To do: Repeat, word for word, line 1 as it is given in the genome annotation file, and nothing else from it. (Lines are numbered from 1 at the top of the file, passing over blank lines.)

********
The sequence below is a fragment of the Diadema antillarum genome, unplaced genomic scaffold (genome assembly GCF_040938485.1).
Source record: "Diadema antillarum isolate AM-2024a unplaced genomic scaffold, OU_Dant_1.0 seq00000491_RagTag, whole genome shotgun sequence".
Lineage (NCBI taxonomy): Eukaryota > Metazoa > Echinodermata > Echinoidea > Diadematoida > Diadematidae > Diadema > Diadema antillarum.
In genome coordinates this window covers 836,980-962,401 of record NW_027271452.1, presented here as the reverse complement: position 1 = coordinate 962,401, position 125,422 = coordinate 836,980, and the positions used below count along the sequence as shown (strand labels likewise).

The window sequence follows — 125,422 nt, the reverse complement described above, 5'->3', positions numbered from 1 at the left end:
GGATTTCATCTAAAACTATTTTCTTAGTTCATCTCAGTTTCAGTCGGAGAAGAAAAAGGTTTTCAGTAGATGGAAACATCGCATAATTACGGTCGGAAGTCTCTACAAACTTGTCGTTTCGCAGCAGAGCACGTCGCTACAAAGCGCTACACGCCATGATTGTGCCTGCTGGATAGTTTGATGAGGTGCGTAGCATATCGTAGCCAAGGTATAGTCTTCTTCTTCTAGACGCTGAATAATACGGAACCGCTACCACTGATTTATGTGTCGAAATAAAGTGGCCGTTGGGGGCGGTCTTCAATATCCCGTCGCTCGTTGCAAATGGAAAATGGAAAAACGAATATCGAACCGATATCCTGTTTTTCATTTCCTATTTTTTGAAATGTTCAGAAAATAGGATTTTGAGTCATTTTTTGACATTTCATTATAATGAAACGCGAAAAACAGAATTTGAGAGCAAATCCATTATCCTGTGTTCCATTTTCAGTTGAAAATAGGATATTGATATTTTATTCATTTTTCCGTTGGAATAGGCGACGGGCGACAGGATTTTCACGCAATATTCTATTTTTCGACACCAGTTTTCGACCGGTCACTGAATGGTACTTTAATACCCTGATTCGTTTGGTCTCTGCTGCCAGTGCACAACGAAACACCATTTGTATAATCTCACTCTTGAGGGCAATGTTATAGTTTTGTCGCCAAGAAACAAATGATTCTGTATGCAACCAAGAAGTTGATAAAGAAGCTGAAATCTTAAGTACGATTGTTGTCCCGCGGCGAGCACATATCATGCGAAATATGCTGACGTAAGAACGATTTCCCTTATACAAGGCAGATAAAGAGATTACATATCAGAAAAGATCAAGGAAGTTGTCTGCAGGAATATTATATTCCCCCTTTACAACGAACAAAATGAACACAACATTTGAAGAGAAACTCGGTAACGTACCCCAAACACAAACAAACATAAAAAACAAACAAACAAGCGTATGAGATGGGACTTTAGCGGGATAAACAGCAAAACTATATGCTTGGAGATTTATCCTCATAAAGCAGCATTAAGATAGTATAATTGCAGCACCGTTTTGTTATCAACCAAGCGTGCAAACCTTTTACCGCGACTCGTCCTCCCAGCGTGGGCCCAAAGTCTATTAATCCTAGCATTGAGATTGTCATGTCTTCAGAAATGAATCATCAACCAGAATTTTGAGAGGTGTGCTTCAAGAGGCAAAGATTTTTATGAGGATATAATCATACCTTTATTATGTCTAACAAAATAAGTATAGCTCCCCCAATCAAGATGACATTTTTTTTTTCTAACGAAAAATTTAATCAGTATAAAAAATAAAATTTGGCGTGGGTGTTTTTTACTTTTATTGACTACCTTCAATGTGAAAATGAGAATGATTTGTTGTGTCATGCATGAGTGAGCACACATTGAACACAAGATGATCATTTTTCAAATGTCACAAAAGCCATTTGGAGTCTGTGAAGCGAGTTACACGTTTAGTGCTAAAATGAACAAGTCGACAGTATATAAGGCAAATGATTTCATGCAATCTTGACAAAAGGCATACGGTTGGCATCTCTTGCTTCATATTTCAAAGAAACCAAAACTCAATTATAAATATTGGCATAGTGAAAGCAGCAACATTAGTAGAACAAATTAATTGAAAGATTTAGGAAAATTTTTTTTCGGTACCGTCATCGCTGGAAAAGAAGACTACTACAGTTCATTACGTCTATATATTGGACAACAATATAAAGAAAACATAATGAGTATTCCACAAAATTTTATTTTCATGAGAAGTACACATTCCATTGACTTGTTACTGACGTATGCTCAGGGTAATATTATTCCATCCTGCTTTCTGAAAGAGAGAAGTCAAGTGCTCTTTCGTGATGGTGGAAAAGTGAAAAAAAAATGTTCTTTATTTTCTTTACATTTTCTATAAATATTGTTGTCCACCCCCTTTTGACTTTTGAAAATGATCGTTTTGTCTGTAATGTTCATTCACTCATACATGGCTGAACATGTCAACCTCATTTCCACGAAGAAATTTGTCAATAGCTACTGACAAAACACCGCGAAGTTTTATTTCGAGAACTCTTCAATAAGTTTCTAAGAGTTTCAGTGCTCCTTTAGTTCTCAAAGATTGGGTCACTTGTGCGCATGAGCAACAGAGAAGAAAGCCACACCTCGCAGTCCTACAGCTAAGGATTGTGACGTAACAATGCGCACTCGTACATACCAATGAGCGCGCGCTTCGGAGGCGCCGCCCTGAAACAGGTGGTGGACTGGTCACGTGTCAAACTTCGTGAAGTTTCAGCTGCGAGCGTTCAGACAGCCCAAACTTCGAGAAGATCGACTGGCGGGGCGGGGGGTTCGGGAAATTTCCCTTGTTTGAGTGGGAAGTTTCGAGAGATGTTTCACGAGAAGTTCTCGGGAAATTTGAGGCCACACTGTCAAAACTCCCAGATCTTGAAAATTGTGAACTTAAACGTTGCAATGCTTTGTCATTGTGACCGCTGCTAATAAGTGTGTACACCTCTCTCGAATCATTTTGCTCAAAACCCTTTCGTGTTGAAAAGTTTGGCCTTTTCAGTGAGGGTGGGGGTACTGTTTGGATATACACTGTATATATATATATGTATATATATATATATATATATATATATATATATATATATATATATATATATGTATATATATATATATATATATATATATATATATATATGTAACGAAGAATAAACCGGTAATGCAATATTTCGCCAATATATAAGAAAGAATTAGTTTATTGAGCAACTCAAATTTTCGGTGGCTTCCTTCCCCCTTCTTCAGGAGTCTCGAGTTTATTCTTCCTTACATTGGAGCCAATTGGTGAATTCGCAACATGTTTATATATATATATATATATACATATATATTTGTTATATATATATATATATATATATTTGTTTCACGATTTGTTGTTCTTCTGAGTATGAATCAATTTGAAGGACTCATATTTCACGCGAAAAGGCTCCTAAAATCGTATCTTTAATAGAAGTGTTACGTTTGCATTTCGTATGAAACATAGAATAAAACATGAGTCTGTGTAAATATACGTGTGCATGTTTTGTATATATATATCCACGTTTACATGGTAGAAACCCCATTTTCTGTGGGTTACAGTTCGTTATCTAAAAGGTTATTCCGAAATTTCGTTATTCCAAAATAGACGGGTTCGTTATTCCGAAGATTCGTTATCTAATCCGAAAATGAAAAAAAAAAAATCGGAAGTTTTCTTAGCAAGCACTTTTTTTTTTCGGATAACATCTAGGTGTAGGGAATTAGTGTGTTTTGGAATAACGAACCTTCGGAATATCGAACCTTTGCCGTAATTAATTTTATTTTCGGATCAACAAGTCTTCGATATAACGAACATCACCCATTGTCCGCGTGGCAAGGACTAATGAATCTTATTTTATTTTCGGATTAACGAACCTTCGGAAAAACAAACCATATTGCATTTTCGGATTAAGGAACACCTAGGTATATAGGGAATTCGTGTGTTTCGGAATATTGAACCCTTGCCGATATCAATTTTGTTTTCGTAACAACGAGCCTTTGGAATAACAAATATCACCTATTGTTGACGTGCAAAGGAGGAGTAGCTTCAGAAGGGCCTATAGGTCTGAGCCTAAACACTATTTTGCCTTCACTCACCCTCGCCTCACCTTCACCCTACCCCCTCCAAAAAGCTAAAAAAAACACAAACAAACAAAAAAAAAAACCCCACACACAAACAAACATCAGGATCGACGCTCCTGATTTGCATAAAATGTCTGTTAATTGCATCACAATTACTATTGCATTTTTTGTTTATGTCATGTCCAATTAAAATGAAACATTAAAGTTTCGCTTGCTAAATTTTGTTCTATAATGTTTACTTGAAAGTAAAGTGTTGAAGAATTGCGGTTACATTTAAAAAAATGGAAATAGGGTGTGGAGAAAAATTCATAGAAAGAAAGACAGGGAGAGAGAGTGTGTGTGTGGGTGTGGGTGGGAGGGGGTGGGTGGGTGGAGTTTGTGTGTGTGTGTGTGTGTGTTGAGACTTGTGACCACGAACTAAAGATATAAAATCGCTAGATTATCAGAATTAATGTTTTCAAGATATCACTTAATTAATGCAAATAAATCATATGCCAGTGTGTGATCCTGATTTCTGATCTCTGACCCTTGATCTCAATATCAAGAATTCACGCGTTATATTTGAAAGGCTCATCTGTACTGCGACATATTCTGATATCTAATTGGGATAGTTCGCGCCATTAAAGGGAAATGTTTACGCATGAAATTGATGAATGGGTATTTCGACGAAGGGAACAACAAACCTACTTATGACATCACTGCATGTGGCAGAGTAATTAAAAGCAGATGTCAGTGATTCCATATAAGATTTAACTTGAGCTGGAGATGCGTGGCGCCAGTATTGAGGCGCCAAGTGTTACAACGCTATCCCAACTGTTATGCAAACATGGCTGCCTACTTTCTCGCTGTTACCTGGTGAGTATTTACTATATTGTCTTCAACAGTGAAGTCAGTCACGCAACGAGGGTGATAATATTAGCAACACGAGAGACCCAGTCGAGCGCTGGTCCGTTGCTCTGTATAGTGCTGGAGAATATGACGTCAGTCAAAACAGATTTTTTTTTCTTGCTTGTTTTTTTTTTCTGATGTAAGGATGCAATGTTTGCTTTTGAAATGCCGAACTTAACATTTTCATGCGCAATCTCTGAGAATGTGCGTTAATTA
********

The sequence below is a fragment of the Diadema antillarum genome, unplaced genomic scaffold (genome assembly GCF_040938485.1).